Posts: 25,440

Re: Compressing initpcio image with LZMA fails on system with 256 MB RAM

[karol@black ~]$ tail -3 /etc/mkinitcpio.conf 
COMPRESSION="gzip"
#COMPRESSION="bzip2"
#COMPRESSION="lzma"

I'm confused, are you talking about gzip or lzma? IIRC 'gzip -9' doesn't really buy you much, and -6 or -7 is the default value, but many distros use -9 <shrugs>

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#3 2010-09-26 16:20:11

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Re: Compressing initpcio image with LZMA fails on system with 256 MB RAM

I'm talking about Lzma. The confusing thing is, in /sbin/mkinitcpio, you'll see COMPRESSION = gzip, but it seems to be overridden by the COMPRESSION setting in /etc/mkinitpcio.conf. As you can see from the mkinitpcio output, it calls lzma, so it's lzma (I have lzma enabled).

I checked with the xz author, he said using -9 is 'plain madness' for lzma, for an initrd at least.


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#4 2010-09-26 16:29:46

Pierre
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From: Bonn
Registered: 2004-07-05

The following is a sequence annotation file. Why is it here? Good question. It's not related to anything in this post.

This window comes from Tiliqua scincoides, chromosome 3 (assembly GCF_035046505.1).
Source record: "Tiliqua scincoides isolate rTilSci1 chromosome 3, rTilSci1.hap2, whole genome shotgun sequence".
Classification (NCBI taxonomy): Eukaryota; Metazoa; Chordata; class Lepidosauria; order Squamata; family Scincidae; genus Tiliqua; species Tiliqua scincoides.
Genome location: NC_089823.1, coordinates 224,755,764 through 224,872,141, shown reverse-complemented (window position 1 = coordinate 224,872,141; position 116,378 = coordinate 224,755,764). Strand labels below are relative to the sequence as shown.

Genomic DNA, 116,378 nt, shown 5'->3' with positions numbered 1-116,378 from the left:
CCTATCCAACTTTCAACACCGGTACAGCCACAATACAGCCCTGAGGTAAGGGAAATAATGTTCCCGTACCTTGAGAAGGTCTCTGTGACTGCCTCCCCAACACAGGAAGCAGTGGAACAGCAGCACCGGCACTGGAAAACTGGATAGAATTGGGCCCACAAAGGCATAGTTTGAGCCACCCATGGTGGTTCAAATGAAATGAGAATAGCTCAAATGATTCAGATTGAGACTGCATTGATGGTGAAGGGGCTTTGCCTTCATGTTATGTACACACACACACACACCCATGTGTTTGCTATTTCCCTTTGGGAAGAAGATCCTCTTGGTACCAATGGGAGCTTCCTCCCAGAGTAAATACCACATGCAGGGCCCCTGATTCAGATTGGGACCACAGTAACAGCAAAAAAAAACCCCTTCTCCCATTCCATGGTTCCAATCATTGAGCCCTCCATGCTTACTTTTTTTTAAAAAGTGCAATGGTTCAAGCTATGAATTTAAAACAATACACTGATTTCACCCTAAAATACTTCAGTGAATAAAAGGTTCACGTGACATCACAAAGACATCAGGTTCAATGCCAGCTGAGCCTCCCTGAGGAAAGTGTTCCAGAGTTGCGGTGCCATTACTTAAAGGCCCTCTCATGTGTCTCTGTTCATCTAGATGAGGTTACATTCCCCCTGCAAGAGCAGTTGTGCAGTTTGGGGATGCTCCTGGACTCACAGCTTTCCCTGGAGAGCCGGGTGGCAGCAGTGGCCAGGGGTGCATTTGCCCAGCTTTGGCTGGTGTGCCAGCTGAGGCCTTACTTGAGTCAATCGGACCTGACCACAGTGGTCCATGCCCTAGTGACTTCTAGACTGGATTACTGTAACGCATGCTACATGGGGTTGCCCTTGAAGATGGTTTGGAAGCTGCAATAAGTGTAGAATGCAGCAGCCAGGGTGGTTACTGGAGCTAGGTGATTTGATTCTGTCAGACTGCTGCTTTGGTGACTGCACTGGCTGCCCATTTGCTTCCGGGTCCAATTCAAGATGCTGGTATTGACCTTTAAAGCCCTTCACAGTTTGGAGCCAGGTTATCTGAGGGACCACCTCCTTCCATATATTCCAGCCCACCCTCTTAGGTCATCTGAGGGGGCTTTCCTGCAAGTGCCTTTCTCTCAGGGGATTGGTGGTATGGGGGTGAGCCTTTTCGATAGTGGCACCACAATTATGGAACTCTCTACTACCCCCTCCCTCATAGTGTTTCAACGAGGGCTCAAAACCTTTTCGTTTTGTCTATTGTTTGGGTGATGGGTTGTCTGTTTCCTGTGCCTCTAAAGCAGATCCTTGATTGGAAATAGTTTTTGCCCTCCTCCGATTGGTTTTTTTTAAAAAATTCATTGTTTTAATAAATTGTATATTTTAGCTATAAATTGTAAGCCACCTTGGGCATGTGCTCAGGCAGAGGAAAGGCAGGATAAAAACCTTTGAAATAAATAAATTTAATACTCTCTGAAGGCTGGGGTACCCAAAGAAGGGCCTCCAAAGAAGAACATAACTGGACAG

Posts: 1,961
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Re: Compressing initpcio image with LZMA fails on system with 256 MB RAM

Open a bug report. mkinitcpio shouldn't set a compression level.

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#5 2010-09-26 16:33:28

karol
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Registered: 2009-05-06
Posts: 25,440

Re: Compressing initpcio image with LZMA fails on system with 256 MB RAM

I've just upgraded and rebuild the kernel, the memory usage was a couple MB with gzip compression.

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#6 2010-09-26 16:34:11

djgera
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From: Buenos Aires - Argentina
Registered: 2008-12-24
Posts: 719
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Re: Compressing initpcio image with LZMA fails on system with 256 MB RAM

I sent an email to the author of xz utils about this memory issue, the answer was:

On 2010-09-24 Gerardo Exequiel Pozzi wrote:
> > I recently encountered an issue with this beta (also with latest
> > 180-ge23e fails). Compressing any file, also null data, with -9 on
> > systems with below ~1G of RAM fails.
Short answer: Older xz versions have a memory usage limiter that is
enabled by default. Newer version still have it, but it is disabled by
default. You can get close to the old behavior by putting

    XZ_DEFAULTS=--memlimit=40%
    export XZ_DEFAULTS

into your shell's initialization script (e.g. .bashrc).

Long answer: With older xz versions, the default memory usage limit is